We are a highly skilled and compassionate group of clinicians and researchers working in an array of service and research areas. We share our expertise and commitment to compassionate care through robust training programs designed to prepare the next generation of great physicians. We believe that the future of excellence depends on innovations in education, clinical care, and research.
Our teaching program provides education and training at every level including undergraduate observerships, medical student training, graduate medical education, and continuing medical education. Our general pediatric residency program currently trains 39 residents.
We have five ACGME-approved fellowships: child abuse pediatrics, critical care medicine, endocrinology, hematology-oncology, and neonatology , as well as, a pediatric track in the hospice and palliative care fellowship. Collectively, we train 16 fellows. Inpatient training occurs at our main teaching hospital, University Hospital, adjacent to the medical school. Outpatient training occurs at the Robert B. Green Pavilion in downtown San Antonio. Some divisions also collaborate on training with colleagues at the San Antonio Military Medical Center, the busiest medical facility in the U.S. Department of Defense.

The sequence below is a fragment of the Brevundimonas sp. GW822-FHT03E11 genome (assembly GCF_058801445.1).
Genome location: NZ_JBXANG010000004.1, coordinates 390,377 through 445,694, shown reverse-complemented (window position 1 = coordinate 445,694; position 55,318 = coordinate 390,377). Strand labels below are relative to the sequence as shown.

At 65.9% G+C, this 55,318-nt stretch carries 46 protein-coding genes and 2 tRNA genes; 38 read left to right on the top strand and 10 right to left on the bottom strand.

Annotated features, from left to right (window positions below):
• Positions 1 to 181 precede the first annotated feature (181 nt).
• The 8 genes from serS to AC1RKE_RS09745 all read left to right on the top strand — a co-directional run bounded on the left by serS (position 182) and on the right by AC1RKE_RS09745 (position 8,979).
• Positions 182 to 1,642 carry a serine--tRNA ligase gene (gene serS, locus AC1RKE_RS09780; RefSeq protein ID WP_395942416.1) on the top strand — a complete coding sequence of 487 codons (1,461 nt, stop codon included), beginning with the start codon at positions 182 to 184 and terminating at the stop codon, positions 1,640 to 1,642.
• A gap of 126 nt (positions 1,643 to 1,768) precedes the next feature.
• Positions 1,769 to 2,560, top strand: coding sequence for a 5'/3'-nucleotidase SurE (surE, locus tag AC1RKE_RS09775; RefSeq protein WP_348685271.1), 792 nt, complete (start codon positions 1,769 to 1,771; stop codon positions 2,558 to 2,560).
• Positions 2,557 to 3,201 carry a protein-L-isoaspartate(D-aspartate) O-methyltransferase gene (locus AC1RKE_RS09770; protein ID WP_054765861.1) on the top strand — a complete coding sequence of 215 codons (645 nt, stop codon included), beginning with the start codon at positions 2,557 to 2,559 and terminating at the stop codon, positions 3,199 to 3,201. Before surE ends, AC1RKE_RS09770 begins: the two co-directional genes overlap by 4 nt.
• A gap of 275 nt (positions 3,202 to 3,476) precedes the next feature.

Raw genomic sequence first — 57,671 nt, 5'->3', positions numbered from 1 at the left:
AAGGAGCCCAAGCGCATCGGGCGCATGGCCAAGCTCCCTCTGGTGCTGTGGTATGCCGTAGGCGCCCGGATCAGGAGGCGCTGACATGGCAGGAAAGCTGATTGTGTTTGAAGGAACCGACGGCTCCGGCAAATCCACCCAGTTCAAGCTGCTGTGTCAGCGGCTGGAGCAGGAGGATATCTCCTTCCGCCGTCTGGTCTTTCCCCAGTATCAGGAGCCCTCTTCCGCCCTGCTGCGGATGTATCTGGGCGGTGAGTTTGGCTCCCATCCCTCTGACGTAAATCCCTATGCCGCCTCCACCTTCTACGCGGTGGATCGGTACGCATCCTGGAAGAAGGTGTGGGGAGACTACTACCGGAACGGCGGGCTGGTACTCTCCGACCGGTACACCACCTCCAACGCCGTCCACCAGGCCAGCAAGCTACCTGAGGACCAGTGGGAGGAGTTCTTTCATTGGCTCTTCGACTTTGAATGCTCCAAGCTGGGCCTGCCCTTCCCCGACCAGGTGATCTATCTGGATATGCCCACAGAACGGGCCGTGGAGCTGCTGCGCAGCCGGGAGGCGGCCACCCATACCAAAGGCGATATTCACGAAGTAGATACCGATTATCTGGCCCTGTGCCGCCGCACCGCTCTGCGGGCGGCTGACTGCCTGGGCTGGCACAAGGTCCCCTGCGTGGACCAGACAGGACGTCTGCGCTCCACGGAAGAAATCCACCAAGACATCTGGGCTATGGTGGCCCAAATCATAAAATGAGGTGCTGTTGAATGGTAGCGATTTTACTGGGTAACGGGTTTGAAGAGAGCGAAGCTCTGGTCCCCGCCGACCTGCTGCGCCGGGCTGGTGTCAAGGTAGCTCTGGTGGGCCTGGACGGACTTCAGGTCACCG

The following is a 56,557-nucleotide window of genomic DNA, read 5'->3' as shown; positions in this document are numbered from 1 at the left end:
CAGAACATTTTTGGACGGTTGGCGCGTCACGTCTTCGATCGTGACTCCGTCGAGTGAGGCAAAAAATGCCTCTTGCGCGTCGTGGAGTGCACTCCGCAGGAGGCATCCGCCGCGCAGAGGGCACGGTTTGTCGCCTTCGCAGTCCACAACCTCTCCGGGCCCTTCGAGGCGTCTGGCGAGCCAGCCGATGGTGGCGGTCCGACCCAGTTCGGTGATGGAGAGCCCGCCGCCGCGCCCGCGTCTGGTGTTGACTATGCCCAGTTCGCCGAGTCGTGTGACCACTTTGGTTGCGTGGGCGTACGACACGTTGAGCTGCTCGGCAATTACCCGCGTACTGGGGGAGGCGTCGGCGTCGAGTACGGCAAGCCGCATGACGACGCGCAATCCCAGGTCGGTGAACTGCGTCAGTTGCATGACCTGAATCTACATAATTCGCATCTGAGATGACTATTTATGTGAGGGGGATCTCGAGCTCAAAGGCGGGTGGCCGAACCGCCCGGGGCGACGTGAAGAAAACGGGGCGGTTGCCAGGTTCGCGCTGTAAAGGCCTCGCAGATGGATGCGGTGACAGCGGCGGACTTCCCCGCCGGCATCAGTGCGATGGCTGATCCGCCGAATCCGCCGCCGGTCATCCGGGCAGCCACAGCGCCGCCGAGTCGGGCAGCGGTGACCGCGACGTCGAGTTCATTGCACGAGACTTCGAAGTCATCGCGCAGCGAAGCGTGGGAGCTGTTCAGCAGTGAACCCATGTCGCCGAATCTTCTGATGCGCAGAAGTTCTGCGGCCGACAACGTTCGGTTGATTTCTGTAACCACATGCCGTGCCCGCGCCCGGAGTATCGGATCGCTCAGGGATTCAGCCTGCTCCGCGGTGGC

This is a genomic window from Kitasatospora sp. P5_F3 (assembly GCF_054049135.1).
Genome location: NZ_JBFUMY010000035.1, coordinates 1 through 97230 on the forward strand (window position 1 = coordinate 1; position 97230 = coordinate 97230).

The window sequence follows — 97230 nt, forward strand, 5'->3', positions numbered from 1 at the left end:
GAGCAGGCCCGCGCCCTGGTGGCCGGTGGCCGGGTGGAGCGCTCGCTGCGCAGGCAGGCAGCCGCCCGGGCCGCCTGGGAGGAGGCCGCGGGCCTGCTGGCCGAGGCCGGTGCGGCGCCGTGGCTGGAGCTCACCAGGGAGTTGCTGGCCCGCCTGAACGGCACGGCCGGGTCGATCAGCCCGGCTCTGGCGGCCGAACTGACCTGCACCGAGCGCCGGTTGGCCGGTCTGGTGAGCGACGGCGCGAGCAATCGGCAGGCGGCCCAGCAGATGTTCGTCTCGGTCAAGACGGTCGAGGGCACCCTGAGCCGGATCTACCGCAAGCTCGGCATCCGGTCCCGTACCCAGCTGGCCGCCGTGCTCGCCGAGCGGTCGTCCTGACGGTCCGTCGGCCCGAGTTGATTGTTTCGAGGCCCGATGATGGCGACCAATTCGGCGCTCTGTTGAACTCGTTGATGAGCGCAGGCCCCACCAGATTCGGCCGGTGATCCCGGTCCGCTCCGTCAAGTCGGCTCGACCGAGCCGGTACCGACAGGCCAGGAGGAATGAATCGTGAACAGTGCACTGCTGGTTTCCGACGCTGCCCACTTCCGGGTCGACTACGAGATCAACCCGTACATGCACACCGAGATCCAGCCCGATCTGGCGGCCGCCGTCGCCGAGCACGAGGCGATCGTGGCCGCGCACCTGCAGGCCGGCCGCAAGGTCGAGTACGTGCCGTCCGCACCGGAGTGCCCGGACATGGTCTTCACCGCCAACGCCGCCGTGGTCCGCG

Our 95 physician primary faculty and 23 mid-level health care professionals provide clinical care in 13 clinical specialty clinics. Our main practice sites are at University Hospital and the Robert B. Green Clinical Pavilion. We also provide services at the Medical Arts and Research Center (MARC), Texas Diabetes Institute, UT Health San Antonio Long Campus (child and adolescent psychiatry) and the Center for Miracles (child abuse pediatrics) in downtown San Antonio. Areas recognized for specific clinical excellence include cystic fibrosis, diabetes, neonatology, and cancer. Each subspecialty division contributes information about its providers and academic interests to the website.
Areas of research excellence include chromosome 18 abnormalities, neonatal respiratory physiology in baboon models, breastfeeding, diabetes, obesity, chromosome 18 abnormalities, pediatric cancer experimental therapeutics, cancer genetics, hemophilia, and late effects of anthracycline chemotherapy. Childhood cancer research is conducted at the Greehey Children’s Cancer Research Institute (GCCRI). A pilot program for research projects in children’s health is available through the UT Health San Antonio Joe R. & Teresa Lozano Long School of Medicine.